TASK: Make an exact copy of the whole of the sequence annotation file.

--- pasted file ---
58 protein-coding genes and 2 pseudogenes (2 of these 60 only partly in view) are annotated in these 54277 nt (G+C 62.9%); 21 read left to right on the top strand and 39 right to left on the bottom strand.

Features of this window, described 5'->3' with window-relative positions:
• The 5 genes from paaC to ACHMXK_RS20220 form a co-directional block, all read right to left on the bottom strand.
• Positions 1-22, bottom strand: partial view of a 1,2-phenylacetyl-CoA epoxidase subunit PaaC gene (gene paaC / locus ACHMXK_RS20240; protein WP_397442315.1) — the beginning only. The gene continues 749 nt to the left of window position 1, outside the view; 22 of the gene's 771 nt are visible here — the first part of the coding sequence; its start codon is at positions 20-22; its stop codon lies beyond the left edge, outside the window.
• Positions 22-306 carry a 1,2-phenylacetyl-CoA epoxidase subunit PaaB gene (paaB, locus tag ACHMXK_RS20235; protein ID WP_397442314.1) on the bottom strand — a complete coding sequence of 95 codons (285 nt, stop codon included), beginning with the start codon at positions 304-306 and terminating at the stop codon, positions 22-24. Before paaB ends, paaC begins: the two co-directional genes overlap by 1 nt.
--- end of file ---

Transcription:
58 protein-coding genes and 2 pseudogenes (2 of these 60 only partly in view) are annotated in these 54277 nt (G+C 62.9%); 21 read left to right on the top strand and 39 right to left on the bottom strand.

Features of this window, described 5'->3' with window-relative positions:
• The 5 genes from paaC to ACHMXK_RS20220 form a co-directional block, all read right to left on the bottom strand.
• Positions 1-22, bottom strand: partial view of a 1,2-phenylacetyl-CoA epoxidase subunit PaaC gene (gene paaC / locus ACHMXK_RS20240; protein WP_397442315.1) — the beginning only. The gene continues 749 nt to the left of window position 1, outside the view; 22 of the gene's 771 nt are visible here — the first part of the coding sequence; its start codon is at positions 20-22; its stop codon lies beyond the left edge, outside the window.
• Positions 22-306 carry a 1,2-phenylacetyl-CoA epoxidase subunit PaaB gene (paaB, locus tag ACHMXK_RS20235; protein ID WP_397442314.1) on the bottom strand — a complete coding sequence of 95 codons (285 nt, stop codon included), beginning with the start codon at positions 304-306 and terminating at the stop codon, positions 22-24. Before paaB ends, paaC begins: the two co-directional genes overlap by 1 nt.